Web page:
This budget should be seen for what it is: the latest episode of a Conservative Party drama in which everyone is cast in the wrong role. Philip Hammond would like to be playing a traditional Conservative chancellor being sensible with the public’s money and making big cuts to tax. Instead, he has to preside over an economic crisis and prescribe more public spending.

His fellow actors in the economic drama are similarly miscast. Theresa May is a Remainer playing a Brexiter. Boris Johnson thinks he should be playing the lead role but is forced to be in the chorus. About the only Tory in the right role is the bad guy: Jacob Rees-Mogg, in tailored black.

If you think I’ve taken that metaphor too far, this is the Budget - people expect metaphors. So here’s another: if there is an economic tidal wave coming, some of Mr Hammond’s critics thinks he’s facing it armed only with a sieve. The wave is Brexit of course and pretty much everyone – including Mr Hammond privately and often publicly as well – accepts the economy is going to be badly affected if there is a deal with the EU and even more badly affected if there isn’t.

This is why Mr Hammond has been forced to play the role for which he is ill-suited: the big spender. The budget announced more money for schools, hospitals, veterans, potholes, policing and apprenticeships among other things, but it was the money for the high street that arguably has the potential to make the greatest day-to-day difference to most of us.

We all know the problem he’s trying to tackle because we’ve all been down a high street in the last few years and seen the To Let signs, the shutters, the bookies and the pound shops (and even some of those are closing down). Last year I spent time speaking to the businesses along Sauchiehall Street and it was a depressing experience. There is a big new improvement scheme under way on Glasgow’s grand old street, but the fundamental problems aren’t going anywhere, as Philip Hammond said in his speech, the biggest being the costs high-street businesses have to endure and the shift to online. To an extent, we only have ourselves to blame for it – as the Chancellor pointed out, the British have adopted online shopping with greater alacrity than other European countries, but they have also adopted moaning about the state of the high street with just as much enthusiasm. We can’t have it both ways.

However, in his budget, the Chancellor has the beginnings of a promising solution to the problem. There will be business rates relief amounting to £900m and £650m to rejuvenate high streets. However, even more interesting is the plan to ease planning rules so retail buildings can be more easily changed to residential.

This, sneaked in almost under the radar, is one of the most radical measures in the budget because it seeks to break down a rule that councils across the UK have stuck to forever - that the high street is for businesses only. Largely, councils have loved this rule because it means a steady income from business rates – or at least it did. Now there are no longer enough businesses to fill the empty units and pay tax to the council, so more radical solutions are needed.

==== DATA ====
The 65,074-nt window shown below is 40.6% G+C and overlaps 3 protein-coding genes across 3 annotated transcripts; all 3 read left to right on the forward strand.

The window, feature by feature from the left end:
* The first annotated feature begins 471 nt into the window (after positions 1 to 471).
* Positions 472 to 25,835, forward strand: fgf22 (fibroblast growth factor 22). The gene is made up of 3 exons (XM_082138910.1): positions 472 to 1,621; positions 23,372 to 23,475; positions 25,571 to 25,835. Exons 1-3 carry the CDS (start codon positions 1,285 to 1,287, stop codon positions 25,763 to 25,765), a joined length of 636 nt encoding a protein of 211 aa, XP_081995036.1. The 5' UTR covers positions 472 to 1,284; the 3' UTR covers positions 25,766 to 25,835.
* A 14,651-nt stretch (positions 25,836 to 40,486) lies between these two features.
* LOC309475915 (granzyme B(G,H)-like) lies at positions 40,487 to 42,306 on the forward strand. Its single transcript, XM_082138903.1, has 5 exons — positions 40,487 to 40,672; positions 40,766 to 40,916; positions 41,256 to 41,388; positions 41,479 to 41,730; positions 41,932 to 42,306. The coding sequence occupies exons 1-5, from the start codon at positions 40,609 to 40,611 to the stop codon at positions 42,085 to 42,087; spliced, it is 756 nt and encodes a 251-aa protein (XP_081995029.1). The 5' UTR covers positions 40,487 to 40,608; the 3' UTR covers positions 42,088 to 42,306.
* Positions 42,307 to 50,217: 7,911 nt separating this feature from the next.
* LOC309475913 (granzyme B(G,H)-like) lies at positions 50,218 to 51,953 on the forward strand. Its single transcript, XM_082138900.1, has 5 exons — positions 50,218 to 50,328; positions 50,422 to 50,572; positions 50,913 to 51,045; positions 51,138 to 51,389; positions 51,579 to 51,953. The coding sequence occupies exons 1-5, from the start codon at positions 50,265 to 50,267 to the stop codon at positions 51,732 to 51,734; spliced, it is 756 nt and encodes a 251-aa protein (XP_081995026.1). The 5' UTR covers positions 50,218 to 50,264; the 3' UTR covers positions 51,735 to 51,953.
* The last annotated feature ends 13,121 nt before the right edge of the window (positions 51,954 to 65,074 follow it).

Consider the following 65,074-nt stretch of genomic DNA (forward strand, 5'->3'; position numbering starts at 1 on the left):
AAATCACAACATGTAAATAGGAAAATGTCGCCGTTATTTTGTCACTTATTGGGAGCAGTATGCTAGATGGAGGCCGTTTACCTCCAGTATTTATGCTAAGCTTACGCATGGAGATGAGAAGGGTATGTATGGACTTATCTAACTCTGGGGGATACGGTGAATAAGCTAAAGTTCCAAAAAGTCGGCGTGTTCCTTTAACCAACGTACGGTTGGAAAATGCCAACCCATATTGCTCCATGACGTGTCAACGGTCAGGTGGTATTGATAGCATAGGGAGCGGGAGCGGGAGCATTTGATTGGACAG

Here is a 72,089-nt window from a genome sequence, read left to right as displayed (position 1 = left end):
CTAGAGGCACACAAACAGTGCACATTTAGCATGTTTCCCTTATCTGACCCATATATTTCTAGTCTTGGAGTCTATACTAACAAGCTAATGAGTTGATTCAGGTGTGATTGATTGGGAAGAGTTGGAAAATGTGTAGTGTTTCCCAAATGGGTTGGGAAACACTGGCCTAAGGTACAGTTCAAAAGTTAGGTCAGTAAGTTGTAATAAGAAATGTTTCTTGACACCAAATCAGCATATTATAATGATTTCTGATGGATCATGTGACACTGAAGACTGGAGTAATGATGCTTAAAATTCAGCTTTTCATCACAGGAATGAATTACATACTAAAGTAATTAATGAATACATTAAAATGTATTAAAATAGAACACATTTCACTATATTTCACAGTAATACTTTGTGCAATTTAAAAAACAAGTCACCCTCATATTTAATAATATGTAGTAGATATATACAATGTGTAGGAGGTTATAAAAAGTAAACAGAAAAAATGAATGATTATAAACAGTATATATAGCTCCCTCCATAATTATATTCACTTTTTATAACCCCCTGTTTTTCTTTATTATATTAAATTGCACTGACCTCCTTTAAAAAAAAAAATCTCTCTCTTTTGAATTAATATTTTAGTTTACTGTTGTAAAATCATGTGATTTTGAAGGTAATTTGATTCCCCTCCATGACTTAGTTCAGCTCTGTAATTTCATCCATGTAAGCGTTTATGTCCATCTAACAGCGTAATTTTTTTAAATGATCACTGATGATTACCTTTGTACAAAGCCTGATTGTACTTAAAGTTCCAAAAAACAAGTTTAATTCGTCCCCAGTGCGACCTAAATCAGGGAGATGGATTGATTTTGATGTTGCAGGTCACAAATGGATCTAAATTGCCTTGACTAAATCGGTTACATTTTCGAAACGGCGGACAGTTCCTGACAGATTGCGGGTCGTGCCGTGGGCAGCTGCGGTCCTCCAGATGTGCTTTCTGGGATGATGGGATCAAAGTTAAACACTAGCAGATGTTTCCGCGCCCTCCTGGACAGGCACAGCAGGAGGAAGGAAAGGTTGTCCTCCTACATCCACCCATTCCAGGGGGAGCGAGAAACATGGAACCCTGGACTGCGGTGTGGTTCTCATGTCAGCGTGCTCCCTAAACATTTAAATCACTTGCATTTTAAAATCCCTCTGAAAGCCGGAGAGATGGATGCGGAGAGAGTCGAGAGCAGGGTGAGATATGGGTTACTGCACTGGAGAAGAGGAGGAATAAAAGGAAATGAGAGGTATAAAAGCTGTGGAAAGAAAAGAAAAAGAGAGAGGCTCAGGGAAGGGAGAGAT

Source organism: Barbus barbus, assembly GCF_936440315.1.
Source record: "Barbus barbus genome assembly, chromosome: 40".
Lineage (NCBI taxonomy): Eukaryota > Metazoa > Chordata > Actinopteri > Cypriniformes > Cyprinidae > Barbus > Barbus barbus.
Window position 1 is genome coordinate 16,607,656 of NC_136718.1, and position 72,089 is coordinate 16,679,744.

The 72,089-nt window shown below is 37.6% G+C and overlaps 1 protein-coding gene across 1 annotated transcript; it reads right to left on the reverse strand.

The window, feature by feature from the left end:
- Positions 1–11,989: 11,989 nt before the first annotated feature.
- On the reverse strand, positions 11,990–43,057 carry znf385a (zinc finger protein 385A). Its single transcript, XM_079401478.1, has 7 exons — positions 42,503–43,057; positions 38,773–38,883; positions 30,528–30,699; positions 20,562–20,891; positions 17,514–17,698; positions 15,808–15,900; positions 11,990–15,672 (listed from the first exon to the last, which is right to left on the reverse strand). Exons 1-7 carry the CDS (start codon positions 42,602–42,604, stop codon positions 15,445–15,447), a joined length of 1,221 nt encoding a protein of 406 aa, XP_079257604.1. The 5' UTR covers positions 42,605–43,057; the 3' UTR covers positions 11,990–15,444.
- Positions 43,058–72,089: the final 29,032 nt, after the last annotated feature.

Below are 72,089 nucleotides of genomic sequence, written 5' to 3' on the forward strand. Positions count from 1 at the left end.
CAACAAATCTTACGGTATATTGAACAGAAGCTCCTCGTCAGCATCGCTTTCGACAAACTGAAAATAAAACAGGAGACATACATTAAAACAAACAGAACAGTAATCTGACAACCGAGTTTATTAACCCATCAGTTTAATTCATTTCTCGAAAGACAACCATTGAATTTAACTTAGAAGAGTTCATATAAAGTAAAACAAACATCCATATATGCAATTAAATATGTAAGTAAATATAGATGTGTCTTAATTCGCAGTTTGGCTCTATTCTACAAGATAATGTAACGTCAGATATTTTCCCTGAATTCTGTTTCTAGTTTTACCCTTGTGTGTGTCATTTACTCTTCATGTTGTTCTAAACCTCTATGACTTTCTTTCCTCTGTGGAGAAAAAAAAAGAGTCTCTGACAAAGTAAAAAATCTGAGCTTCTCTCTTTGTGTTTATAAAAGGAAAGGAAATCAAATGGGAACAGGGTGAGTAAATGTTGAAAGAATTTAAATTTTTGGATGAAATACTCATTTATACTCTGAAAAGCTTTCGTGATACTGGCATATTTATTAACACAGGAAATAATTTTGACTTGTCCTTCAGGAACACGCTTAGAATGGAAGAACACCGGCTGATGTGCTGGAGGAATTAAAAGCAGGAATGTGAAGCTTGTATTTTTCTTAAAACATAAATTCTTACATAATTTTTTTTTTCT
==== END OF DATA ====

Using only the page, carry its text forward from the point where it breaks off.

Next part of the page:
The Chancellor has now given his approval to one of them: which is that it should be easier to have mixed high streets made up of shops and cafes but homes as well. He has also taken the lead over other countries in announcing a new digital services tax on large technology companies such as Facebook, Google and Amazon. It doesn’t redress the imbalance between how high-street and online businesses are taxed, but it’s a start.

The question now is what the Scottish Government will do about it all. The funding that the Chancellor announced is for the whole of the UK, but it will be up to the individual nations of the union to decide exactly how to use the cash and the hope must be that the Government in Scotland will take the opportunity to make similar changes to our system here – fundamentally and for the long-term.

You will know, though, that the Scottish Government’s track record on this is not good: in April last year, the rates revaluation left many firms facing tax hikes as their properties were revalued for the first time in seven years. Firms across Scotland were also forced to pay more tax than their English counterparts due to the Scottish Government’s large business rates supplement. It also flunked the opportunity that the Barclay Review offered for profound reform.

The Scottish Government has admittedly sought to make some amends – the finance minister Derek Mackay announced a cap of 12.5 per cent on the rises for one year and that has now been extended until 2022. But this week’s Budget offers the chance for something more, if the Scottish Government takes it: a chance to make starting and growing a business on the high street easier and cheaper, a chance to simplify the current system which is confused and complicated, but above all a chance to make the competition between the high street and online, bricks and mortar and keyboard, much, much fairer.